Solar Charge Controllers

I’ve built a few charge controllers, half of them are built from scratch. All but one were placed in home-made aluminum clamshell cases, and two of them are shown here.

The first one is from an article in August 1980 QST Magazine, and was designed by Douglas A. Blakeslee, N1RM and shows up on page #12. This charger uses any large pass transistor in the 2N3055 family as a series switch to allow current to flow from the solar panels through to the batteries and rigs. I used a smaller 2N4912 unit which allows up to 7 amps of current to pass through, although I don’t plan on putting more than 50 watts through it. I wasn’t planning to use a 100-watt panel to supply this, as my battery was much smaller and I don’t have any hi-powered rigs to run. The front panel acts as a heat sink and is in contact on one side with top and bottom panels to dissipate excess heat. You can see the phono plugs I use to connect the input and outputs with, and the board was scratch-built with a dremel tool to cut the traces.

 The next charger is from the June 1994 edition of 73 Magazine and is called The MRP4  Solar Charge Controller by Mike Bryce, WB8VGE. It is an excellent charger for gell cells and, unlike the previous charger I built, uses a shunt configuration to turn on/off the charger. Here also I made my own board and, although I mostly stuck with the layout provided, I did make two minor changes by swapping the designer’s 3-amp blocking diode with a larger 6-amp diode and using an A/B mini-pot in place of the on-board trimmer the layout provided. I wanted to be able to adjust this from the panel, although I can’t recall why. I think it had to do with differences in various manufacturer’s specs regarding charge voltage. In any case where you need to know what voltage to charge your batteries up to, ALWAYS go with the manufacturer’s recommendations over any generalizations provided by other “experts”. The maker knows their batteries better than any outsiders. Since the original design called for a 3-amp blocking diode, I’m assuming this charger will handle 3 amps of current, which is plenty for my purposes, and using a larger diode ensures It won’t blow. I have no idea why I wrote “4” amps on it. The 30-40 watt panels I intend to use will send between 2-3 amps of current through these units, which is plenty for most QRP operations.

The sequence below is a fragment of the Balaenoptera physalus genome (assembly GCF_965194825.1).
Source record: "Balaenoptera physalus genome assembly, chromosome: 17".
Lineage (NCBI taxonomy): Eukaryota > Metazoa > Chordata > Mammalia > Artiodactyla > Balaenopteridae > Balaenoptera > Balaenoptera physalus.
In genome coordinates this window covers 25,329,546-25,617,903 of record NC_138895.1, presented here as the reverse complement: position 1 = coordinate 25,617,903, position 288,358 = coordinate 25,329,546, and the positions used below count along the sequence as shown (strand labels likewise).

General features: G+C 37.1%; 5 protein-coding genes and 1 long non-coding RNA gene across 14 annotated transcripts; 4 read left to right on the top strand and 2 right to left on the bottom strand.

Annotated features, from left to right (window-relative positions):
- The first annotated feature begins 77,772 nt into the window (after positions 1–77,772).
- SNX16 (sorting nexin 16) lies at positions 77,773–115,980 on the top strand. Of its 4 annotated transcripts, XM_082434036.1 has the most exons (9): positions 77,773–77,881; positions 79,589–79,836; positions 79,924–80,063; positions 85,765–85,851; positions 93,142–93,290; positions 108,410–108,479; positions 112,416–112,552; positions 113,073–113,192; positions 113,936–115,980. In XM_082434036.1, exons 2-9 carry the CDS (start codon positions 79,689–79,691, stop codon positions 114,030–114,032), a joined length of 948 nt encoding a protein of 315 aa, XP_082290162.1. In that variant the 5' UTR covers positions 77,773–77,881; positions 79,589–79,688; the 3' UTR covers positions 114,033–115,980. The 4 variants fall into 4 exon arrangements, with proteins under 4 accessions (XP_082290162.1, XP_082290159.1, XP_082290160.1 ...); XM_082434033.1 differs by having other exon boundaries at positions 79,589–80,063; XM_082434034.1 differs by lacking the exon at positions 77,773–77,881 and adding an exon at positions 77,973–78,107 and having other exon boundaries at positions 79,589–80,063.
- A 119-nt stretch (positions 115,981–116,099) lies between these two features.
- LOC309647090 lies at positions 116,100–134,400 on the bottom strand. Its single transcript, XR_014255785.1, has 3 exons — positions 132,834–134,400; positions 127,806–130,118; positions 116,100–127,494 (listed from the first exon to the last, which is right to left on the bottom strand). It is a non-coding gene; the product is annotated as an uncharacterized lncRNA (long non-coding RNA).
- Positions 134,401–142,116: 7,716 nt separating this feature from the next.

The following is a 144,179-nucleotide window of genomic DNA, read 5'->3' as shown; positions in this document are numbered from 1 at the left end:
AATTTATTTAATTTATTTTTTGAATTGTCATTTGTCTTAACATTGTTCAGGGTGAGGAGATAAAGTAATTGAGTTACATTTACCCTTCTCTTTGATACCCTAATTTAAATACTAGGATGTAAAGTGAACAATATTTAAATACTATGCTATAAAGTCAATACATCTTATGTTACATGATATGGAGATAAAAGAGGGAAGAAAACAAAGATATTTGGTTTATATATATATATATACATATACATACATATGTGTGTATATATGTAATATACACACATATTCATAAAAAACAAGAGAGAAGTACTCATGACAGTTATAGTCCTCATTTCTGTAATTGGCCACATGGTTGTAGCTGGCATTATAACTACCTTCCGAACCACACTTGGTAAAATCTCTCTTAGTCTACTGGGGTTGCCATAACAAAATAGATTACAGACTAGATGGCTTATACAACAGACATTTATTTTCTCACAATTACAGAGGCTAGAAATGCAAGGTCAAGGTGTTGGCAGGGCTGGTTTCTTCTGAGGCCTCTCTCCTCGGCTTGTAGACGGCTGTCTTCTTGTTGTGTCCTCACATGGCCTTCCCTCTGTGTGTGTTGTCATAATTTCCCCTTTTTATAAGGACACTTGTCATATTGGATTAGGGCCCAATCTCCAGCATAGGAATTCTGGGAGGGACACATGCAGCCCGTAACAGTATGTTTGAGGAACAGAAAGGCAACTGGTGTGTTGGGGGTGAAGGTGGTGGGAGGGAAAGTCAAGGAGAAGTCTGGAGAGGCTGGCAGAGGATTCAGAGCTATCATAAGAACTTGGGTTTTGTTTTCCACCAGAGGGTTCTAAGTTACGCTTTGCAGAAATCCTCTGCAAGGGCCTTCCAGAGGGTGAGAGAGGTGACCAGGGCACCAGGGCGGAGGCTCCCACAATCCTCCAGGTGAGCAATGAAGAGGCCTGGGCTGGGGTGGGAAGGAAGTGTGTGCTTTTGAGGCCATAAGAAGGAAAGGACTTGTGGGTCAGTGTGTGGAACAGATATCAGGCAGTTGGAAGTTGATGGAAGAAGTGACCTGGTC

You’ll notice both of these chargers are housed in my typical clamshell cases. Here, I used a thinner sheet metal for them. I believe it’s 20ga for the tops and bottoms instead of the usual 16ga., and 18ga for the front/back panels. This is much lighter than my usual cases and still plenty rugged for field use. The completed chargers weigh almost nothing, although they do take up 15-20 cubic inches of space each.

I should point out that Mike Bryce also made another charger called “The Micro-M”, and I have one of these I installed in a plastic case I got from the now-defunct Radio Shack. It is also an excellent unit and quite perfect for backpacking with most QRP-related gear. You can look it up in September 1996 issue of QST. I got my board and kit from Mike, but I don’t know if he is still selling any of these units, or if the boards are available from FAR Circuits. It’s been a number of years, and he may have moved on to other products.

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